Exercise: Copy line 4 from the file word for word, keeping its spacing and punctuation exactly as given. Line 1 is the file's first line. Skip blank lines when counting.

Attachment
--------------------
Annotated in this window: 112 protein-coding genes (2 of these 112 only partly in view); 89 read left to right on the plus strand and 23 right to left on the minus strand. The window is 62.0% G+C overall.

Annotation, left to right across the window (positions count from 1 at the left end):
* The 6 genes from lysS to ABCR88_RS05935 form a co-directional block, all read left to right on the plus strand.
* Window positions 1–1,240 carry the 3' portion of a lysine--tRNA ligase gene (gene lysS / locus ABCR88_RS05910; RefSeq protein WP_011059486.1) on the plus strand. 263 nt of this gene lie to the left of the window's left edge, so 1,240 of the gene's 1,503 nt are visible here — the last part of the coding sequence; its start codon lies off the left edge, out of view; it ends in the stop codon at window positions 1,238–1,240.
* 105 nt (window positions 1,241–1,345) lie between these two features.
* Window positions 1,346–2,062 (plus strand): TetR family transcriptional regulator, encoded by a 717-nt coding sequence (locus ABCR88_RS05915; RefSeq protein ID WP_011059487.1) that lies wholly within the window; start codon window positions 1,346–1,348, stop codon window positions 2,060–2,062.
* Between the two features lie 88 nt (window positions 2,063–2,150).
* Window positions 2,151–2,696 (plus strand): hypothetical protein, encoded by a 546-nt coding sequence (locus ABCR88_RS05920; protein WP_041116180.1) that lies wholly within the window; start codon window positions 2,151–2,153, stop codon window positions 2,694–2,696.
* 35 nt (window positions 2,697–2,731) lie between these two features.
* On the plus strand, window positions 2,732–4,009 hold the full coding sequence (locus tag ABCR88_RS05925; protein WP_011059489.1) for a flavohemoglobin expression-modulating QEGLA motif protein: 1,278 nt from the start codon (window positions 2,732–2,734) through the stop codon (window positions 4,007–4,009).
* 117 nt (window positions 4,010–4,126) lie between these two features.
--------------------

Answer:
* Window positions 1–1,240 carry the 3' portion of a lysine--tRNA ligase gene (gene lysS / locus ABCR88_RS05910; RefSeq protein WP_011059486.1) on the plus strand. 263 nt of this gene lie to the left of the window's left edge, so 1,240 of the gene's 1,503 nt are visible here — the last part of the coding sequence; its start codon lies off the left edge, out of view; it ends in the stop codon at window positions 1,238–1,240.